Rashmi Dubé: Why we need to get tough to end this late payment culture

Leaders come and go, in business and politics.

Boris Johnson has put the topic of late payments on the agenda. Photo: Rui Vieira/PA Wire

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The questions that most people ask in business (whether they openly admit it or not) are: (1) what changes will the new sheriff make and (2) how will they impact “me”?

The new prime minster has a number of issues to consider ranging from Brexit to climate change, and, like any other leader in his position, has a small window of opportunity to make an impact. So, with all eyes on the government and their next moves, the thing many small medium enterprises (SMEs) would like to see on the agenda with some real action (other than maybe Brexit) is cash-flow.

SMEs will be happy to hear that the topic of late payments has indeed made it on to the new leader’s agenda, but what does it mean for businesses and what is it that businesses actually want to see happen?

The issue of late payments is not a new topic. In fact I discussed it in one of my Yorkshire Post columns in January highlighting why late payments need to be addressed. It can essentially be crippling for any SME and in turn has a knock-on effect – which means potentially each domino can fall down until you come to that one business which can just about survive a late payment or non-payment.

I would be surprised if late payment was not an issue on some level for all SME businesses. What is the proposal from the new leadership then? First, let’s rewind to January this year when the small business commissioner Paul Uppal was quoted saying: “The government has a range of measures in place to tackle late payment and this consultation is a further step in the right direction to protect and support small businesses.” (https://www.gov.uk/government/news/).

The very idea was to bring the Prompt Payment Code (PPC) under the Small Business Commissioner (SBC) . The remit for the SBC is to “… ensure fair payment practices for Britain’s 5.7 million small businesses, and support them in resolving their payment disputes with larger businesses.” (www.gov.uk).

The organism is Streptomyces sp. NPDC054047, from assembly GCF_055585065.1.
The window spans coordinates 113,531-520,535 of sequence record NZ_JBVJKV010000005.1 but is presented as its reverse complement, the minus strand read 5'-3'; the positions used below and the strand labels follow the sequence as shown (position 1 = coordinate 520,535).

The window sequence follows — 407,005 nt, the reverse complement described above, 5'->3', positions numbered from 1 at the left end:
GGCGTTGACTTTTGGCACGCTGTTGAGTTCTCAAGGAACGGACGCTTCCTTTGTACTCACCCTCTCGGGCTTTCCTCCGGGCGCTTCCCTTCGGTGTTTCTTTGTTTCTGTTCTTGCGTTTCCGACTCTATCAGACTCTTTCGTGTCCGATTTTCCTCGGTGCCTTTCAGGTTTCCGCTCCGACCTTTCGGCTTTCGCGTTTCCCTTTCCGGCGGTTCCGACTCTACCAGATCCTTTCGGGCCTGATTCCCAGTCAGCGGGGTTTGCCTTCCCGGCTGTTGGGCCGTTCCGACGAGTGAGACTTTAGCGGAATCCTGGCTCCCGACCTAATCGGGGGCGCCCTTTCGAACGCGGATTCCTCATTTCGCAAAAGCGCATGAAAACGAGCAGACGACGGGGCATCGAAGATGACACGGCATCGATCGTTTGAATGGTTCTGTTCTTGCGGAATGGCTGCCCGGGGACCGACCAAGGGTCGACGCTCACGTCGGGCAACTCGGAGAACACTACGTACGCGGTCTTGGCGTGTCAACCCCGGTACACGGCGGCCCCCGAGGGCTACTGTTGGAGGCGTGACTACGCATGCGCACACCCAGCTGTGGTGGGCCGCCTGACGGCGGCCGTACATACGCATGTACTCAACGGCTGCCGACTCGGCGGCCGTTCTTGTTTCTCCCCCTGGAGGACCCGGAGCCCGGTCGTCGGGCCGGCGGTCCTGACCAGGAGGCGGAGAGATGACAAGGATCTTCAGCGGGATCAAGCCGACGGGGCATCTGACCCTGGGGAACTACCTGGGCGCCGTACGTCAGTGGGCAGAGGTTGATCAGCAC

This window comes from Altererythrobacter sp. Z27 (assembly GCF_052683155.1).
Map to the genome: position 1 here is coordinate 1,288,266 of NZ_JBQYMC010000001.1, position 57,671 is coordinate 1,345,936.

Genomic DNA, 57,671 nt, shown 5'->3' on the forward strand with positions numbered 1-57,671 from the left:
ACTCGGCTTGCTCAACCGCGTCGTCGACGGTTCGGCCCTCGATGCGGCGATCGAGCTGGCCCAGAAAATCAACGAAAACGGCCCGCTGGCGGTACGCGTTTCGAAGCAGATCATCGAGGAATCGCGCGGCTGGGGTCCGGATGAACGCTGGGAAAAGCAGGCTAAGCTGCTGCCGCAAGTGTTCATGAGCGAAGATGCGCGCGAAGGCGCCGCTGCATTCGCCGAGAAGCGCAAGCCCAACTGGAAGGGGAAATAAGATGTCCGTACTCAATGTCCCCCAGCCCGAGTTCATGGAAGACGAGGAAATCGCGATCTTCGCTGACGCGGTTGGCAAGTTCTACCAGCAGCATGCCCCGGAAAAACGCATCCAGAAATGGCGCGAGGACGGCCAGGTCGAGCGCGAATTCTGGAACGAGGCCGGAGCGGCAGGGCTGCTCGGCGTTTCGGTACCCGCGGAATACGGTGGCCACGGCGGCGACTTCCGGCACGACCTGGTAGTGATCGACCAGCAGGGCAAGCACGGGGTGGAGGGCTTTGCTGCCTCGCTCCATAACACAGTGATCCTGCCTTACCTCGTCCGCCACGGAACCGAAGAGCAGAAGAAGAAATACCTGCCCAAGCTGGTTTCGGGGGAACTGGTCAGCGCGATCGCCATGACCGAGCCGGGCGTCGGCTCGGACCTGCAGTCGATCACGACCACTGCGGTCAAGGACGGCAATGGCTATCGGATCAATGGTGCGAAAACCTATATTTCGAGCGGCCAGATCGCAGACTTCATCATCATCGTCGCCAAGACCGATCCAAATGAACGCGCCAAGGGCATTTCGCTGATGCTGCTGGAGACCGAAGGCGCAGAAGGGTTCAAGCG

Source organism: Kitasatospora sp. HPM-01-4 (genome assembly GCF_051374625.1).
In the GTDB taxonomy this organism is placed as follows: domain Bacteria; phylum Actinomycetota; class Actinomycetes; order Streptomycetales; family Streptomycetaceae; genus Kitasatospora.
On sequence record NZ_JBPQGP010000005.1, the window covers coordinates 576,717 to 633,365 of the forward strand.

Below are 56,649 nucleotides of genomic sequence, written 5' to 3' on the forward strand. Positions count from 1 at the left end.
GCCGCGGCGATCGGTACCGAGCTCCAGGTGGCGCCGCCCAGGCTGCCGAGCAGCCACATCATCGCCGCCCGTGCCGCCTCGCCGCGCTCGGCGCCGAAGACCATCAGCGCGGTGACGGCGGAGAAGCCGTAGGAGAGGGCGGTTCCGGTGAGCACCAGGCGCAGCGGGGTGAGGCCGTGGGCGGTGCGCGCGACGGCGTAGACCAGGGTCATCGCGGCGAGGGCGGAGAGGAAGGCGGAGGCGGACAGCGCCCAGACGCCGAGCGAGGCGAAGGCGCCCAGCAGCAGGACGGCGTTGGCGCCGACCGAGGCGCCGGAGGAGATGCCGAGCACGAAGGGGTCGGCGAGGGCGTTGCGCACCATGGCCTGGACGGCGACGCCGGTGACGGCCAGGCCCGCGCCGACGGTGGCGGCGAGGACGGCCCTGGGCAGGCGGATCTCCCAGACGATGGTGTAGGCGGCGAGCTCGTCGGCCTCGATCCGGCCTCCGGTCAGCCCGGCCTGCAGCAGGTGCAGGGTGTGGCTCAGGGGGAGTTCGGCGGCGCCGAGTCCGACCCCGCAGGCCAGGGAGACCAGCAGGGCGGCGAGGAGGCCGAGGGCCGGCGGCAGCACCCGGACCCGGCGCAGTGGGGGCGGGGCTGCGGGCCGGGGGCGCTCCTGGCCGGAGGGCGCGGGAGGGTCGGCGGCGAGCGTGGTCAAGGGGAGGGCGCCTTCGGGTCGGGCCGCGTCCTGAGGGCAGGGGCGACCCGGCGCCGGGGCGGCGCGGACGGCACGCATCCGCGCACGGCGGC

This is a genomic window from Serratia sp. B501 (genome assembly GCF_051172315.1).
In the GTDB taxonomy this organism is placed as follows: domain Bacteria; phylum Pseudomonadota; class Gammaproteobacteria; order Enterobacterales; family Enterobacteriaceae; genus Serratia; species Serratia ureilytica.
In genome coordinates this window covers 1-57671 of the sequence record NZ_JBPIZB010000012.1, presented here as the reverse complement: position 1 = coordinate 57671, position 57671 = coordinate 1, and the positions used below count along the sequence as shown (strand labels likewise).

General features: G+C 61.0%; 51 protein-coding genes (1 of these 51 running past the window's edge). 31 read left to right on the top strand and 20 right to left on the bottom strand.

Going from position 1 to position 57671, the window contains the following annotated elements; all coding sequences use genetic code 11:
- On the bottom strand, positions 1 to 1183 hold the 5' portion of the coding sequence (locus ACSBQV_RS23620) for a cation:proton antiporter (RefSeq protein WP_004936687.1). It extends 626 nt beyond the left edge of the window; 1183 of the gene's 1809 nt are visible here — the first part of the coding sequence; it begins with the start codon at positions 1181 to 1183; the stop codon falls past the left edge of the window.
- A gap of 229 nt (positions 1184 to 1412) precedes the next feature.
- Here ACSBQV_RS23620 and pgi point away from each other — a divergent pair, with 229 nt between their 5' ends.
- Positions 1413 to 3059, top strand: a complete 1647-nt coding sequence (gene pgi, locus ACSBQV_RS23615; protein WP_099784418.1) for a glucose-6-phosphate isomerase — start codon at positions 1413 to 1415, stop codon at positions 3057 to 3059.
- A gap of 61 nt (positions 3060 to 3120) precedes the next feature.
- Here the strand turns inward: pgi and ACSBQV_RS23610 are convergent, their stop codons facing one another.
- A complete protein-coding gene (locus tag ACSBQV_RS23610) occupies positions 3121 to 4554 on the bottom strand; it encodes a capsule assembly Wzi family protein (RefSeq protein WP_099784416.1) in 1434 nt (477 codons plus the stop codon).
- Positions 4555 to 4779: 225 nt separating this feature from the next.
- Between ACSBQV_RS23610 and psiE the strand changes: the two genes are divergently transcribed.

So what was the original proposal? Back in 2017, the larger companies were requested to report their payment practices twice a year – complaints have been made and in January this year, the SBC confirmed that companies were not reporting.

It is clear to any SME that larger corporates are not reporting simply because it is not in their interest to do so. Why would they choose to name and shame themselves? The idea to assist the SME from the government actually goes back as far as the 1980s and by 2008, we saw the introduction of the Prompt Payment Code (PPC) created by the UK government in response to a cry from SMEs for a change in payment culture.

“It established a set of principles for businesses when dealing with and paying their suppliers that commit them to paying on time and fairly” (www.promtpaymentcodes.org). With payment terms at 60 days, this has failed – just look at Carillion as a case study. The PPC has been in place now for over a decade with no policing and no consequences.

The system is broken; it lacks teeth and therefore has no much needed bite. With no real consequences or fines that are significant enough for the larger companies to feel, it is unclear what proposals can be suggested to help alleviate this culture which is now embedded.

Fast forward to the present date and the SME (myself included) may have had a glimmer of hope to see it being reported in the Sunday newspapers (The Sunday Times) that “late payers face tougher sanctions”. According to the report, The Sunday Times sources claim that there is to be a further consultation around PPC to be launched at the end of the year.

Consultation? Again? We seem to be on this merry-go-round and can’t get off. The SME market is tired of consultations and who is being consulted? Do the SMEs have a voice to make it clear from the SMEs’ perspective, late payers do NOT face tougher sanctions! You simply have to google late payments and PPC to find a page full of newspaper articles claiming “tougher sanctions” but nothing has ever been done.

I agree the current position is broken and it needs to be reviewed which does involve a healthy discussion and debate from all sectors (government and SMEs) – but when all is consulted and done, the SME wants and needs to see real change and a solution that has the teeth to bite the late payment culture.